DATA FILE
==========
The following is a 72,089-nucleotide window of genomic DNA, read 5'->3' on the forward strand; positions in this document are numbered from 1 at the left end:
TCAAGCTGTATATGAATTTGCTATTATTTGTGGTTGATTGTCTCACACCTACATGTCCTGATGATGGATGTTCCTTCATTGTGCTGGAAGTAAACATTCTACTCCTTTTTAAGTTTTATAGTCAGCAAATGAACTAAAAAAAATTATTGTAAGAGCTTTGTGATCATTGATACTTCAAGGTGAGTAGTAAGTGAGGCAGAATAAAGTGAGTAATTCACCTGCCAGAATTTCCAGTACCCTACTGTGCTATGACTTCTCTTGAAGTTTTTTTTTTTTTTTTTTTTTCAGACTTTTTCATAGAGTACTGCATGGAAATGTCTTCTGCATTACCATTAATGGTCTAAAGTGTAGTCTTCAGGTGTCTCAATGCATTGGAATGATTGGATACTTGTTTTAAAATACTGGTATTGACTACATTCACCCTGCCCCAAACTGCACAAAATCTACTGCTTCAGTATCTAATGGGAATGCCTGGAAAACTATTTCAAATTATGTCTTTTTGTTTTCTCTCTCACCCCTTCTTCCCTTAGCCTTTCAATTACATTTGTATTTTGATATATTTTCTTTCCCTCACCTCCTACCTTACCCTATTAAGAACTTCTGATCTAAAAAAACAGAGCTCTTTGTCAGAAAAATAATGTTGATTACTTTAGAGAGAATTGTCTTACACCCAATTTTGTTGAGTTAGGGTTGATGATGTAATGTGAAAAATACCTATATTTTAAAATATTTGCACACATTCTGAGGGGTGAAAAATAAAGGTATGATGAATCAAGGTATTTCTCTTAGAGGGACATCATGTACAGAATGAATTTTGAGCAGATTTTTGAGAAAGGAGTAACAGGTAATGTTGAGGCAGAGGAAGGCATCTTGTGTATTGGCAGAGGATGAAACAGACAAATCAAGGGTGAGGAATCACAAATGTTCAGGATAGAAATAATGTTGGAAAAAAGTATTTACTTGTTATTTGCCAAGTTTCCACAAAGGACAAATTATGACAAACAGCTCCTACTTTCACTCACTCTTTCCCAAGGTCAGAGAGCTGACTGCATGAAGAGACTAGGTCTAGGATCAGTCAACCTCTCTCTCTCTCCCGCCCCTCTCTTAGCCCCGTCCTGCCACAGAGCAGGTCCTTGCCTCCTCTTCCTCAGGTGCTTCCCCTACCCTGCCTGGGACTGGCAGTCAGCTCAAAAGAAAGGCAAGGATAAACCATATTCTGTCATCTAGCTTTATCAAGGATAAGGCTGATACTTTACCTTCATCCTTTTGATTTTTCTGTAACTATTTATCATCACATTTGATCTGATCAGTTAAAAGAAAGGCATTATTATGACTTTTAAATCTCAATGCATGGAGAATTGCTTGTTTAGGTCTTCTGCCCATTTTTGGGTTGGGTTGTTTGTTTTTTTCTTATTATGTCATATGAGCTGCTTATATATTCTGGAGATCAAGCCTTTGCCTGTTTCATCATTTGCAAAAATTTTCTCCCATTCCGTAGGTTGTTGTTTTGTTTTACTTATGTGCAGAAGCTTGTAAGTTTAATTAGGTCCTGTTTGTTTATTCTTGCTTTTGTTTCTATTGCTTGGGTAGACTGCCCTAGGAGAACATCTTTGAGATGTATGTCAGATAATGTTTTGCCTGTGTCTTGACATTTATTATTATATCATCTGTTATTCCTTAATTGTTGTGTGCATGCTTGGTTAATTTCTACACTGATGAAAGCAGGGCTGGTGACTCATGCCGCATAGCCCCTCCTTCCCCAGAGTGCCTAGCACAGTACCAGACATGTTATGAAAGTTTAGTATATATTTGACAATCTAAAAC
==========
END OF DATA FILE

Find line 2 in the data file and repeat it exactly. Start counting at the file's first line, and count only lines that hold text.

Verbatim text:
TCAAGCTGTATATGAATTTGCTATTATTTGTGGTTGATTGTCTCACACCTACATGTCCTGATGATGGATGTTCCTTCATTGTGCTGGAAGTAAACATTCTACTCCTTTTTAAGTTTTATAGTCAGCAAATGAACTAAAAAAAATTATTGTAAGAGCTTTGTGATCATTGATACTTCAAGGTGAGTAGTAAGTGAGGCAGAATAAAGTGAGTAATTCACCTGCCAGAATTTCCAGTACCCTACTGTGCTATGACTTCTCTTGAAGTTTTTTTTTTTTTTTTTTTTTCAGACTTTTTCATAGAGTACTGCATGGAAATGTCTTCTGCATTACCATTAATGGTCTAAAGTGTAGTCTTCAGGTGTCTCAATGCATTGGAATGATTGGATACTTGTTTTAAAATACTGGTATTGACTACATTCACCCTGCCCCAAACTGCACAAAATCTACTGCTTCAGTATCTAATGGGAATGCCTGGAAAACTATTTCAAATTATGTCTTTTTGTTTTCTCTCTCACCCCTTCTTCCCTTAGCCTTTCAATTACATTTGTATTTTGATATATTTTCTTTCCCTCACCTCCTACCTTACCCTATTAAGAACTTCTGATCTAAAAAAACAGAGCTCTTTGTCAGAAAAATAATGTTGATTACTTTAGAGAGAATTGTCTTACACCCAATTTTGTTGAGTTAGGGTTGATGATGTAATGTGAAAAATACCTATATTTTAAAATATTTGCACACATTCTGAGGGGTGAAAAATAAAGGTATGATGAATCAAGGTATTTCTCTTAGAGGGACATCATGTACAGAATGAATTTTGAGCAGATTTTTGAGAAAGGAGTAACAGGTAATGTTGAGGCAGAGGAAGGCATCTTGTGTATTGGCAGAGGATGAAACAGACAAATCAAGGGTGAGGAATCACAAATGTTCAGGATAGAAATAATGTTGGAAAAAAGTATTTACTTGTTATTTGCCAAGTTTCCACAAAGGACAAATTATGACAAACAGCTCCTACTTTCACTCACTCTTTCCCAAGGTCAGAGAGCTGACTGCATGAAGAGACTAGGTCTAGGATCAGTCAACCTCTCTCTCTCTCCCGCCCCTCTCTTAGCCCCGTCCTGCCACAGAGCAGGTCCTTGCCTCCTCTTCCTCAGGTGCTTCCCCTACCCTGCCTGGGACTGGCAGTCAGCTCAAAAGAAAGGCAAGGATAAACCATATTCTGTCATCTAGCTTTATCAAGGATAAGGCTGATACTTTACCTTCATCCTTTTGATTTTTCTGTAACTATTTATCATCACATTTGATCTGATCAGTTAAAAGAAAGGCATTATTATGACTTTTAAATCTCAATGCATGGAGAATTGCTTGTTTAGGTCTTCTGCCCATTTTTGGGTTGGGTTGTTTGTTTTTTTCTTATTATGTCATATGAGCTGCTTATATATTCTGGAGATCAAGCCTTTGCCTGTTTCATCATTTGCAAAAATTTTCTCCCATTCCGTAGGTTGTTGTTTTGTTTTACTTATGTGCAGAAGCTTGTAAGTTTAATTAGGTCCTGTTTGTTTATTCTTGCTTTTGTTTCTATTGCTTGGGTAGACTGCCCTAGGAGAACATCTTTGAGATGTATGTCAGATAATGTTTTGCCTGTGTCTTGACATTTATTATTATATCATCTGTTATTCCTTAATTGTTGTGTGCATGCTTGGTTAATTTCTACACTGATGAAAGCAGGGCTGGTGACTCATGCCGCATAGCCCCTCCTTCCCCAGAGTGCCTAGCACAGTACCAGACATGTTATGAAAGTTTAGTATATATTTGACAATCTAAAAC